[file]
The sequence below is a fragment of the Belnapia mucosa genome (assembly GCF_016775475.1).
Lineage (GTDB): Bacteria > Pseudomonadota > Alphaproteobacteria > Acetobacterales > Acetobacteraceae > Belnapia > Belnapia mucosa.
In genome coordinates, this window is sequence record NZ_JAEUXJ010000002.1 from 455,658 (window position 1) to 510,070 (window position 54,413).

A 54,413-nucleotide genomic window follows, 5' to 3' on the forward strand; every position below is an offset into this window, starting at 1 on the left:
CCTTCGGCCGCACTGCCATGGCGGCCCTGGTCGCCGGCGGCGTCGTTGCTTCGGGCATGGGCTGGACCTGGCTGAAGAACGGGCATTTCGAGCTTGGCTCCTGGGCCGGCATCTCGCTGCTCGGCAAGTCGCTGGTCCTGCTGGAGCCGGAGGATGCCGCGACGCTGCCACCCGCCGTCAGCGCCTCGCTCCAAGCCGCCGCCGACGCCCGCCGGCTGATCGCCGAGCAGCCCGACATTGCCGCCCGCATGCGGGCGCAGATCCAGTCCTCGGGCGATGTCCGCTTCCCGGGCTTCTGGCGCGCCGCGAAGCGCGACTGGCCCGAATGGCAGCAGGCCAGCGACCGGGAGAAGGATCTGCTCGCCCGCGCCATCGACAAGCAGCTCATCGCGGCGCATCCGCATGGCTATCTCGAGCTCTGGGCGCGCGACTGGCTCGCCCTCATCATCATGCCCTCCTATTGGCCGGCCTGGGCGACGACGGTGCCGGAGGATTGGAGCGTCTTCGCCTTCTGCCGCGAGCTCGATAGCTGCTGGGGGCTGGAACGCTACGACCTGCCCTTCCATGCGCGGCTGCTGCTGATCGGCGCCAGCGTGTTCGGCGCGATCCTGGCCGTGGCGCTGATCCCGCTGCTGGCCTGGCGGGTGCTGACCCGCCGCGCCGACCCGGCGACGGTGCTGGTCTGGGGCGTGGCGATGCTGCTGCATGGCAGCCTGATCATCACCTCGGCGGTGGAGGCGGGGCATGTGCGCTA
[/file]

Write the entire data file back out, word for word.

The sequence below is a fragment of the Belnapia mucosa genome (assembly GCF_016775475.1).
Lineage (GTDB): Bacteria > Pseudomonadota > Alphaproteobacteria > Acetobacterales > Acetobacteraceae > Belnapia > Belnapia mucosa.
In genome coordinates, this window is sequence record NZ_JAEUXJ010000002.1 from 455,658 (window position 1) to 510,070 (window position 54,413).

A 54,413-nucleotide genomic window follows, 5' to 3' on the forward strand; every position below is an offset into this window, starting at 1 on the left:
CCTTCGGCCGCACTGCCATGGCGGCCCTGGTCGCCGGCGGCGTCGTTGCTTCGGGCATGGGCTGGACCTGGCTGAAGAACGGGCATTTCGAGCTTGGCTCCTGGGCCGGCATCTCGCTGCTCGGCAAGTCGCTGGTCCTGCTGGAGCCGGAGGATGCCGCGACGCTGCCACCCGCCGTCAGCGCCTCGCTCCAAGCCGCCGCCGACGCCCGCCGGCTGATCGCCGAGCAGCCCGACATTGCCGCCCGCATGCGGGCGCAGATCCAGTCCTCGGGCGATGTCCGCTTCCCGGGCTTCTGGCGCGCCGCGAAGCGCGACTGGCCCGAATGGCAGCAGGCCAGCGACCGGGAGAAGGATCTGCTCGCCCGCGCCATCGACAAGCAGCTCATCGCGGCGCATCCGCATGGCTATCTCGAGCTCTGGGCGCGCGACTGGCTCGCCCTCATCATCATGCCCTCCTATTGGCCGGCCTGGGCGACGACGGTGCCGGAGGATTGGAGCGTCTTCGCCTTCTGCCGCGAGCTCGATAGCTGCTGGGGGCTGGAACGCTACGACCTGCCCTTCCATGCGCGGCTGCTGCTGATCGGCGCCAGCGTGTTCGGCGCGATCCTGGCCGTGGCGCTGATCCCGCTGCTGGCCTGGCGGGTGCTGACCCGCCGCGCCGACCCGGCGACGGTGCTGGTCTGGGGCGTGGCGATGCTGCTGCATGGCAGCCTGATCATCACCTCGGCGGTGGAGGCGGGGCATGTGCGCTA